Let me, as a native Coloradan, come to the defense of Richard Heene, the infamous father of the “balloon boy” whose apparent flight over the skies of the Centennial State in a homemade silver flying saucer took much of the country for a ride.

Yes, Heene, bitten by the reality TV bug after twice appearing on “Wife Swap,” perpetrated an elaborate hoax to get his own reality show – his son Falcon, found safe and sound and not aboard the silver balloon, said to his father during a CNN interview, “You said we did this for a show.” – and in turn made his family and the media who ceaselessly covered the bizarre story look buffoonish.

Yes, he’s a modern-day mad scientist, looking to squeeze a few bucks out of television producers in the new aristocracy instead of looking for rich patrons to fund his research, as da Vinci might have deigned to do in his time. And yes, he has revealed himself to be a relentless and somewhat delusional self-promoter.

But my question is this: How far is he really from the true ideals of the American Dream, writ large as the determination of the self-made man to provide for his family and make a name for himself in a classless, ceiling-less society?

Heene probably took a long, hard look at himself in the mirror one day and decided to do the most with what he had. What did he have? Kookiness, a penchant for invention and a capacity to act “real” with cameras following him around. Heene then, no doubt, took a look at the world in which he lives, where reality TV is the express highway to fame and fortune and the 24-hour cable newscasts a fount of free and ferocious publicity the likes of which he could never buy.

How then, is he different from the (insert name of ethnic group here) immigrant fresh from the shadow of the Statue of Liberty and the delousings of Ellis Island, setting his feet down on new soil and filling a niche in his adopted society? And to be perfectly frank, he’s also not the first man to put his family at risk – emotionally or physically – with high-minded thoughts of providing them a better life.

What of the coal miner who conscripts his son into service when he’s young with the hopes that their combined income will facilitate a permanent move out of the dangerous bowels of the earth? What of the “stage mother” who vamps up her daughter for beauty pageants and screen tests, yanking her out of class for any and every audition, with the surefire belief that she (and, concurrently, the family) will make it big?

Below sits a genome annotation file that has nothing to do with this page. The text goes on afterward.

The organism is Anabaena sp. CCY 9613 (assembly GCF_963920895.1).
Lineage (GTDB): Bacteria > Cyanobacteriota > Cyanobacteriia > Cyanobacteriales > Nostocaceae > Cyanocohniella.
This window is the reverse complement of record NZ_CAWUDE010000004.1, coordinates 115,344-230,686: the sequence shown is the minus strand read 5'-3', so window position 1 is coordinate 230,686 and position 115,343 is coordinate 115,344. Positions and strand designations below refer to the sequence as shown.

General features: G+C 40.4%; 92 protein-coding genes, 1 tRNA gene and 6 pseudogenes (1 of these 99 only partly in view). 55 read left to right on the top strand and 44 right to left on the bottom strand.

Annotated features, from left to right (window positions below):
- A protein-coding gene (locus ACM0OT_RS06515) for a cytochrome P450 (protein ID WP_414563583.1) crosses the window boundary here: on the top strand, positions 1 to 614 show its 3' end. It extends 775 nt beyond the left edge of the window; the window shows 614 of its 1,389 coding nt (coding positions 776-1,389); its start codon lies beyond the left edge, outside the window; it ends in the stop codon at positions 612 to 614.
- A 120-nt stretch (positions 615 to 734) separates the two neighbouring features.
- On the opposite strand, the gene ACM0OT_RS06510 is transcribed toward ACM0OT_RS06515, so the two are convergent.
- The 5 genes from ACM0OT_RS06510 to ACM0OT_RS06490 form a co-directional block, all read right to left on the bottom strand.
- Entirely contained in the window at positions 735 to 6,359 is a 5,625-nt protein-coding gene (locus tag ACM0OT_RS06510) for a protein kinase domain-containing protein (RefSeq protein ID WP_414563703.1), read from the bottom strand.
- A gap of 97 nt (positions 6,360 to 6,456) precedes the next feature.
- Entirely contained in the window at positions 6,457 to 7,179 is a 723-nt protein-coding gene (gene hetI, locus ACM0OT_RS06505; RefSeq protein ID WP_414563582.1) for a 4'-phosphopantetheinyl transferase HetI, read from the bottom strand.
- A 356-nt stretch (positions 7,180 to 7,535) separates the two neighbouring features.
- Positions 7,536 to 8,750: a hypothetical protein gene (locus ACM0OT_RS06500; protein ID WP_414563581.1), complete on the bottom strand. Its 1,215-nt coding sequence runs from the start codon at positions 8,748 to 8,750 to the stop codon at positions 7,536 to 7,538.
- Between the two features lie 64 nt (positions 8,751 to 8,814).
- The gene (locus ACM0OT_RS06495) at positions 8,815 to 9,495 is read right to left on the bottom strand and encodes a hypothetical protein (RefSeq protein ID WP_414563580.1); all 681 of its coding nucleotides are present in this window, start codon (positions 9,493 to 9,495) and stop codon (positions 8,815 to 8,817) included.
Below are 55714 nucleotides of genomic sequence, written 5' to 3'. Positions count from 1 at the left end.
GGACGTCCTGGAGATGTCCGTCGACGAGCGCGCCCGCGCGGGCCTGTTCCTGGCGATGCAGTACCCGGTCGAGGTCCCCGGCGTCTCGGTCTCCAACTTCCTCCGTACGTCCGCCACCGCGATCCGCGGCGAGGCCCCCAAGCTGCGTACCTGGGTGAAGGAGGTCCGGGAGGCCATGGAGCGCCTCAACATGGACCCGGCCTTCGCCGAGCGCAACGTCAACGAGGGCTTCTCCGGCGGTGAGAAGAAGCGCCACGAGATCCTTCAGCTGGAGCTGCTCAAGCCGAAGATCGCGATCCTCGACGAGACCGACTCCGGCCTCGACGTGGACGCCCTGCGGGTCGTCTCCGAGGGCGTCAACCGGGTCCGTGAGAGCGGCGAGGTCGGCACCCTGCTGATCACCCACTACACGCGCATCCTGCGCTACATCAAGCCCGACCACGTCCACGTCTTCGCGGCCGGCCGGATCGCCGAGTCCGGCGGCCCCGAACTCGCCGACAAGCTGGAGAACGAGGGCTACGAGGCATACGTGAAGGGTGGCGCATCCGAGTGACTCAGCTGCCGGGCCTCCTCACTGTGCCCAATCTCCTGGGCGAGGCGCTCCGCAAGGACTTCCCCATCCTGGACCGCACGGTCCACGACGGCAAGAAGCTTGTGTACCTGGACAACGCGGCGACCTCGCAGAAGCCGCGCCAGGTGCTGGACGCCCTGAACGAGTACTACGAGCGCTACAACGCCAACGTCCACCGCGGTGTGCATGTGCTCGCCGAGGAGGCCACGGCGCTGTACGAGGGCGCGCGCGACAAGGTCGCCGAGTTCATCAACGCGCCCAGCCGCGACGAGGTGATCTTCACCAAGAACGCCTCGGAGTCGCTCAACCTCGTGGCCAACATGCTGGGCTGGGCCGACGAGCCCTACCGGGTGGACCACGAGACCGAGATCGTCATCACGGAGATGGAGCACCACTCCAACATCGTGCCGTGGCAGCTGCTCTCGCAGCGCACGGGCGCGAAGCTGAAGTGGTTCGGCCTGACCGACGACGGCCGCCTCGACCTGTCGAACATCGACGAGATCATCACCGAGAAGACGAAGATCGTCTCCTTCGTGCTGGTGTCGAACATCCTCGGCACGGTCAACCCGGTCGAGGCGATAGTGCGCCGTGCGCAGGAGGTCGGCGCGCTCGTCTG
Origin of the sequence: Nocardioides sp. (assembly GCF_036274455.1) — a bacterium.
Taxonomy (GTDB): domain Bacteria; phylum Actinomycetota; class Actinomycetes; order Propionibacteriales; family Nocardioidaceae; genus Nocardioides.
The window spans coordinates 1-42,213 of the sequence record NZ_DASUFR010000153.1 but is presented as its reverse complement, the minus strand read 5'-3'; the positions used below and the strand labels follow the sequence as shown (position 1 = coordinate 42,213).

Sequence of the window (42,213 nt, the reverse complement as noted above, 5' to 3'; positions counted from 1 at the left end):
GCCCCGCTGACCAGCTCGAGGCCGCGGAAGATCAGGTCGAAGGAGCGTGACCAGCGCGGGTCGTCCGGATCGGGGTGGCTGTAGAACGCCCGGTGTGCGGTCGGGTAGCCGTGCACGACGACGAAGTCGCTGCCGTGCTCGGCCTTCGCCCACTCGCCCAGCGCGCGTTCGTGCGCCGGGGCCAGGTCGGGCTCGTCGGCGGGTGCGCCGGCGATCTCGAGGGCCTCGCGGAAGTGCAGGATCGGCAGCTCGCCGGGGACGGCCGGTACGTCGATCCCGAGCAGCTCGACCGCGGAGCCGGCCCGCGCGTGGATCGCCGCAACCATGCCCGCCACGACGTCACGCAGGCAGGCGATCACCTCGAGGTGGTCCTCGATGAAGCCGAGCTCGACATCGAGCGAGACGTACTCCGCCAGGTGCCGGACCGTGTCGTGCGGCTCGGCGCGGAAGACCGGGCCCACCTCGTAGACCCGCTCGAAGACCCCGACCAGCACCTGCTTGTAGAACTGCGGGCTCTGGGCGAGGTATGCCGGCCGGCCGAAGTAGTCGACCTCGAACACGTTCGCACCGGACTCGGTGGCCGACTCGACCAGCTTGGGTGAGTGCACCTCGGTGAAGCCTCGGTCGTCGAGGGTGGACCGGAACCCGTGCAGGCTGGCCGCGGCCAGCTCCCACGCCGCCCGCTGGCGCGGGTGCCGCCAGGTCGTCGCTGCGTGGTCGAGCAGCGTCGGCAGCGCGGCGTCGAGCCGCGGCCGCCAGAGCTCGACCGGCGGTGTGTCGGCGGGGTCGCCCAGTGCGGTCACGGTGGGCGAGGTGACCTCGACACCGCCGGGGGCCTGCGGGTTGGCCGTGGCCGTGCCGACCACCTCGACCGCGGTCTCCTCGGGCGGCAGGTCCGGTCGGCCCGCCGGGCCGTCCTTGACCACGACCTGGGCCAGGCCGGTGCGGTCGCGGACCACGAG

If anything, we should be celebrating Mr. Heene, not for his actions per se or his atrocious handling of the particulars of his farce, but for his spirit to grab at a hope or ideal long since forgotten by most of our country. There will always be bad parents and bad parenting decisions, and I do not excuse lines of thought that expressly jeopardize the safety of children, but to go all out in pursuit of a goal, to strike out fresh for new ground, to take a broad and long look at one’s life and the possibilities it holds rather than a narrow glance at the next week on the calendar, is an invaluable lesson to show, and not tell, our children.

Somewhere along the way from “America” to America, throwing a tantrum at a son’s game and brawling with a referee or plotting the downfall of a rival cheerleader so a daughter can take her place has become not condoned but commonplace, while a father gambling everything on an invention and his relatively keen understanding of the voracious nosiness of our media and culture is “crazy” and “bizarre” and “what’s wrong with society.”

Well call me crazy and bizarre, but I’d rather have a dozen Richard Heene’s than a single Wanda Holloway (hired a hitman to kill her daughter’s cheer rival) or Thomas Junta (a father convicted of involuntary manslaughter after beating his son’s ice hockey coach/referee to death). Heene, after all, named his son Falcon – preparing him to take flight in his life – and had previously tried his hand at acting and stand-up comedy with, I’m sure, his eyes on greatness.

Do we believe what we opine, that everyone should ‘shoot for the moon, because even if they miss they land among the stars?’ At least in this case, shouldn’t we all shoot for 7,000 miles above the eastern Colorado prairie and land 12 miles east of Denver International Airport?